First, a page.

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LoTR Fellowship of the Rings is such a slow book. The battle of five armies in The Hobbit was only around 40 pages. In Fellowship, I'm 80 pages in and Frodo is still in the process of leaving the shire.. wtf. I'm glad the movies skipped 90% of this. Nobody would watch the movie if 2 hours was dedicated to him attending his estate while waiting on Gandalf to finally show back up 15 years after telling Frodo to keep the ring safe. Roughly 15 years he was gone.. wtf. In the movies, its like he went and made a cell phone call and came right back all worried. In the book its a boring Hobbit's life with Frodo eventually taking care of his belongings, selling his house, getting his affairs in order, getting some breakfast with Sam, etc. x_x
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Thanks for the warning about the silmarillion. After reading the hobbit I was interested in getting more of his books but after reading the first 20 pages of notes, etc. that is the prologue of fellowship and then the first 80 pages of the book, Tolkien has almost burned me out in 100 pages. X_x All the hobbit lore in that prologue was all pointless details to me that add nothing to the plot. It completely lines up with what you said tho. It's all world building. This guy is more detail oriented in his writing than Peter Straub. However there is one part of the notes that really intrigued me. Tolkien, in response to critics saying his books was a metaphor for his experience in the war, gave an example of an alternate version of LoTR if it was. In the alternate version Sauron would have gotten the ring back and Saruman would have created his own ring of power and their two armies would have raged war against each other for control of middle earth. That would have been cool. Lol.
Meh, that was mostly there for those who hadn't read The Hobbit before getting into LOTR (I know I hadn't read The Hobbit before I read LOTR, was a nice little intro into what happened before the events currently taking place).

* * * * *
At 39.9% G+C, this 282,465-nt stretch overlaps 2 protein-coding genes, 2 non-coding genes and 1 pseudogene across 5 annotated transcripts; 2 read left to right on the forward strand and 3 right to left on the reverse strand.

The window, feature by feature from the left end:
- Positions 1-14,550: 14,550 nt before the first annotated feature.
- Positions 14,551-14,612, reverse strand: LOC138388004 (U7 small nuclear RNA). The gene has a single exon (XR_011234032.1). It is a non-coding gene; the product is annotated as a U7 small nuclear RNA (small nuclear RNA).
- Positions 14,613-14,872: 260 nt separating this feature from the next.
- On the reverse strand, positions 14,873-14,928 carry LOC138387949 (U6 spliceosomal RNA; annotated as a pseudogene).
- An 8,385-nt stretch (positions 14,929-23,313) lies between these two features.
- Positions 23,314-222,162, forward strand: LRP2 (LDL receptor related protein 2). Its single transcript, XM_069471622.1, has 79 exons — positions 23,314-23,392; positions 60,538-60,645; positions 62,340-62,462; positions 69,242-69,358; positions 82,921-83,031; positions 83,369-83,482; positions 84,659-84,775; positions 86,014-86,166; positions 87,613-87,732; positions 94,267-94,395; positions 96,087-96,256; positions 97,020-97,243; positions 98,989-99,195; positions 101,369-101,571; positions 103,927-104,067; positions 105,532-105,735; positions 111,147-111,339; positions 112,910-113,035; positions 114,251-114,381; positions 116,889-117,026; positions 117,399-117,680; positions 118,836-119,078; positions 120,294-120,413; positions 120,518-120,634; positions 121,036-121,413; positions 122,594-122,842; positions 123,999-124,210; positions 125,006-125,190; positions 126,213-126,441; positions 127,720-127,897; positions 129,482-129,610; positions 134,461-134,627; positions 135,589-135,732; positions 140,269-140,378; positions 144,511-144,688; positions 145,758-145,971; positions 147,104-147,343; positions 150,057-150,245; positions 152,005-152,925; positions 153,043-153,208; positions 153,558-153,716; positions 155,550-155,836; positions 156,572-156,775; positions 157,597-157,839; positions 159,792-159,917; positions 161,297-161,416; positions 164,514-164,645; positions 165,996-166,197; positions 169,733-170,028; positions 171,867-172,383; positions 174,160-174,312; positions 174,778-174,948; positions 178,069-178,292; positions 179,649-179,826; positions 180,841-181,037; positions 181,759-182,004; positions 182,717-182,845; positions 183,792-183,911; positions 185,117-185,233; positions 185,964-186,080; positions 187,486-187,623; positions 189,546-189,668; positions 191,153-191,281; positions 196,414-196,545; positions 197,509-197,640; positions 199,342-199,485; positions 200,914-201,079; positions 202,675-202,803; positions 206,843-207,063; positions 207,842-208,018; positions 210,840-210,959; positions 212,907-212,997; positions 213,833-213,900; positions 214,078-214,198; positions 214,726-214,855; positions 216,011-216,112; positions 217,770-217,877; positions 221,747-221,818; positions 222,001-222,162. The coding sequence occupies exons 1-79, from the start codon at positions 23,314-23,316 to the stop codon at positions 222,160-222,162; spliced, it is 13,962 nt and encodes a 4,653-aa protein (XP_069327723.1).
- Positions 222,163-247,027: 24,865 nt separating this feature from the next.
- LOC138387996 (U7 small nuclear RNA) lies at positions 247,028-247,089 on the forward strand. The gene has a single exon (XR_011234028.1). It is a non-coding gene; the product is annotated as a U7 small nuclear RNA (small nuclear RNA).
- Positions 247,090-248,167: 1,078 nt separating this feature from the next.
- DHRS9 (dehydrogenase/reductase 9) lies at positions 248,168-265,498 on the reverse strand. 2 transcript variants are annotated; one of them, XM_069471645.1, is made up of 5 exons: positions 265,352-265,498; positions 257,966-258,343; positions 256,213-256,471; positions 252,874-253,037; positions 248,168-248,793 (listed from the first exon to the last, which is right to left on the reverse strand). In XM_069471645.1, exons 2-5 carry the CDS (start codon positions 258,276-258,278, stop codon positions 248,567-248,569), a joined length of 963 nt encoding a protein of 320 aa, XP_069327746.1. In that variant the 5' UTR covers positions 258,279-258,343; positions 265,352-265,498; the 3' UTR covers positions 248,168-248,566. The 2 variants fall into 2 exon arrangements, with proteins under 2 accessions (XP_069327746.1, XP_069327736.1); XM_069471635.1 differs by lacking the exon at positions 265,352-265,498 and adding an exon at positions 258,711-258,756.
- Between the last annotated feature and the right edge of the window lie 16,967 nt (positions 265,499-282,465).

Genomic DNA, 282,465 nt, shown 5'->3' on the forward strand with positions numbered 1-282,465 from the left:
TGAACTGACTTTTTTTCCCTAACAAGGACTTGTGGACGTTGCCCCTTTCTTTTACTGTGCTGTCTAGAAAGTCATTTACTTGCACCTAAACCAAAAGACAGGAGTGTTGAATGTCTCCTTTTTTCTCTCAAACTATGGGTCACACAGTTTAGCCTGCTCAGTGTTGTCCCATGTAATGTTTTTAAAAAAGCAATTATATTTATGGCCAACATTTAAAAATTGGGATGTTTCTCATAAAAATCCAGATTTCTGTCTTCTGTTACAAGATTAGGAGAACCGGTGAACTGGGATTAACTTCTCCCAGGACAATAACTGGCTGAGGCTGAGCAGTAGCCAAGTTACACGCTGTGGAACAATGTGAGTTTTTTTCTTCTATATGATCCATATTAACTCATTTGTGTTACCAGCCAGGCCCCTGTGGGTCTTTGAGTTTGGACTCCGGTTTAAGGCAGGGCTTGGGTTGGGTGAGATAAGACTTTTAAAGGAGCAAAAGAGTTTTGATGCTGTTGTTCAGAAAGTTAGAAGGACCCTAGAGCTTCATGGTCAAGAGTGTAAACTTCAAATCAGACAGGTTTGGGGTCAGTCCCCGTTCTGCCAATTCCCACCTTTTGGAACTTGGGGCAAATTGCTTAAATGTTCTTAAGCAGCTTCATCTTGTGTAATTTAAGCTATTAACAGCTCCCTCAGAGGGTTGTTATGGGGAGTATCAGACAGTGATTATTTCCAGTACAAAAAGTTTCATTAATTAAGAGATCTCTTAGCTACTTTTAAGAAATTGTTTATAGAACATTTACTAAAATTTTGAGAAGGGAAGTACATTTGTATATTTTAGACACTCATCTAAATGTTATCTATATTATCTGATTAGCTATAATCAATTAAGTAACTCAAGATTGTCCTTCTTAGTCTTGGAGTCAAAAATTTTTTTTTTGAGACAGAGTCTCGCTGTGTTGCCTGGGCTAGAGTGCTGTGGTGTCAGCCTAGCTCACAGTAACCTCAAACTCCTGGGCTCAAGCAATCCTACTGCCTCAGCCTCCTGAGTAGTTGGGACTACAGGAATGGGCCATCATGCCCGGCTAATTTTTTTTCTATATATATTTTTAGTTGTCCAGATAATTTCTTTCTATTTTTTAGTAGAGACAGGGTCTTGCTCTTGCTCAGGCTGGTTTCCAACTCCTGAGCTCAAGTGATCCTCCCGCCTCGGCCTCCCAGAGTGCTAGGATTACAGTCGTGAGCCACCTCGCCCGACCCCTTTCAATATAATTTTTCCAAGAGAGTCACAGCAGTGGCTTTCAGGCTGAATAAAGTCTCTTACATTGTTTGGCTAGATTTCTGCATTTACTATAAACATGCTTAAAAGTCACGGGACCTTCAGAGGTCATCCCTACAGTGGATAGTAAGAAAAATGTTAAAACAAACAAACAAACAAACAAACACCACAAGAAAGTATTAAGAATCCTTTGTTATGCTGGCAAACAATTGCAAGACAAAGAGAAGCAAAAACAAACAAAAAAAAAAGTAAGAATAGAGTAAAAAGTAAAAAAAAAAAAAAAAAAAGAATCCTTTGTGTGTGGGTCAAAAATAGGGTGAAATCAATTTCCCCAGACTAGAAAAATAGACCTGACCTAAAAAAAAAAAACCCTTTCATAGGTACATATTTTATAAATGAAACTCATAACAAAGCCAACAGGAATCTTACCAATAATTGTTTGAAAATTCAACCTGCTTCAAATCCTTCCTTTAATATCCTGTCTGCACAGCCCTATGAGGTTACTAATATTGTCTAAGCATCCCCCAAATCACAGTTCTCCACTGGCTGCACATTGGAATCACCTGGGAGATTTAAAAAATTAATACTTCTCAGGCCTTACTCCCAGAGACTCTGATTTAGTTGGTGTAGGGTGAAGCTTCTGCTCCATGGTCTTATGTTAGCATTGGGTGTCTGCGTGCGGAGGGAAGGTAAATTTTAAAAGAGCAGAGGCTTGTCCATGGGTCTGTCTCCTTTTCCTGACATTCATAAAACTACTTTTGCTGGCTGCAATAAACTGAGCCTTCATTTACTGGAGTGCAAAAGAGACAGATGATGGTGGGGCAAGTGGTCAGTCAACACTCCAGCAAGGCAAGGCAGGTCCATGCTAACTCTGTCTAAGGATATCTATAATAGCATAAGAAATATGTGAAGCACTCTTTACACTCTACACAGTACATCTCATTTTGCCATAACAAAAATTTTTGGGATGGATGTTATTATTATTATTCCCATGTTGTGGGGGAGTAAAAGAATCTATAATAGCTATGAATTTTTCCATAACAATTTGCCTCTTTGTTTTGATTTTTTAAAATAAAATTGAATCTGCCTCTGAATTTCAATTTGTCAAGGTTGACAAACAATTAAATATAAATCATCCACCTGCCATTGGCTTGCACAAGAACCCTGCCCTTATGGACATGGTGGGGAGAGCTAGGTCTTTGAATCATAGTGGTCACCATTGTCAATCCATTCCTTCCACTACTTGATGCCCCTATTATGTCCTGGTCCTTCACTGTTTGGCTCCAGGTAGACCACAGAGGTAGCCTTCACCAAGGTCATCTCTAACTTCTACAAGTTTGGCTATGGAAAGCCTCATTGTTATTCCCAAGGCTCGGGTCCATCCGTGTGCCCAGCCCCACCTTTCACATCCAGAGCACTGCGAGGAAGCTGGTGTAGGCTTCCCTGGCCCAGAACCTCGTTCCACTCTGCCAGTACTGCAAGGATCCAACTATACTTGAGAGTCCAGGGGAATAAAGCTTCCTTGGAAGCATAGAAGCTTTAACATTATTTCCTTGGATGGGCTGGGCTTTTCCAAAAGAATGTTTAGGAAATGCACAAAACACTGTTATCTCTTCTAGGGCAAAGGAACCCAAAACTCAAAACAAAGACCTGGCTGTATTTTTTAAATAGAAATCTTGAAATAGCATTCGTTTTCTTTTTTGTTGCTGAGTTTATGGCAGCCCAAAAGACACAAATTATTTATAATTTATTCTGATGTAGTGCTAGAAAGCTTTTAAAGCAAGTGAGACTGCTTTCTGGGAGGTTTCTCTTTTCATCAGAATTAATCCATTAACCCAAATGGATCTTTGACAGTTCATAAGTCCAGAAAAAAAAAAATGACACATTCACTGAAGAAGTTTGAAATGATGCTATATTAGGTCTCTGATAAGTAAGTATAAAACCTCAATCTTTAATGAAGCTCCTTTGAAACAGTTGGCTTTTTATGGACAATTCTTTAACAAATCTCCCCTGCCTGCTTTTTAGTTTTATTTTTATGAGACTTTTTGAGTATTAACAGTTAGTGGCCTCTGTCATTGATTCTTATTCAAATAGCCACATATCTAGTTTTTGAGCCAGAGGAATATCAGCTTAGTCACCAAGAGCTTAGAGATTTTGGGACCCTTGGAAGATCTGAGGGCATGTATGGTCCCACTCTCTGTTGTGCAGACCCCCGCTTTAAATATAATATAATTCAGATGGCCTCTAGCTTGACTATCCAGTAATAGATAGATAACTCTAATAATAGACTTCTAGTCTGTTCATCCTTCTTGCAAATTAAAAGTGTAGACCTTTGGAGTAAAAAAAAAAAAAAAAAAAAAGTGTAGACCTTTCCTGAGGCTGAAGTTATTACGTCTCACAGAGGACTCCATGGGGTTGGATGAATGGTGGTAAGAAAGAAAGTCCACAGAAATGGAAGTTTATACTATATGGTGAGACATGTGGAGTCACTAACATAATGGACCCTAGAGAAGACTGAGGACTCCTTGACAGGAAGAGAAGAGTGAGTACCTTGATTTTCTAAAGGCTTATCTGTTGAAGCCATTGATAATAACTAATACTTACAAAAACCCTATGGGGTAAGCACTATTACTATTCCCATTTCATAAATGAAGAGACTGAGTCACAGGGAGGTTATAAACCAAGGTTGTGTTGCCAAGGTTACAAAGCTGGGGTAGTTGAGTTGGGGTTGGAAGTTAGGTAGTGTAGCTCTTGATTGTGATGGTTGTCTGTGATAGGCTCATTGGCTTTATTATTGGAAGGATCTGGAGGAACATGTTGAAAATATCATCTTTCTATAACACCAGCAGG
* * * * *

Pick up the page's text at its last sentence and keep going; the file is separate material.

Don't get me wrong some of Tolkien's best work is in The Silmarillion (in fact it is my favorite book out of everything he's written) but like I said its a pain to read through all of it. I actually like that Tolkien took the time to actually set up his world and give us the details, it made it feel more alive). Too many books these days don't take the time to do that and just throw you into the fray without even a "Hey, this is whats kinda going on just so you know". Shit just wait until you get to the appendices in The Return of the King (if your copy has it, mine did). There is so much information on who's who, the elven language (which is actually a language, Tolkien was a Linguist), another few pages of story not mentioned in the book proper (like the Grey Havens scene from the movie, what happened after Sam and Frodo got back to the Shire, what Pippin and Merry were up to after everything, etc), and so much more (The Silmarillion has something similar but its not as bad).
Reading Tolkien is a huge commitment and is something I learned the hard way back when I first started reading his work. If you can put up with the amount of information he throws at you the reward is well worth the boredom.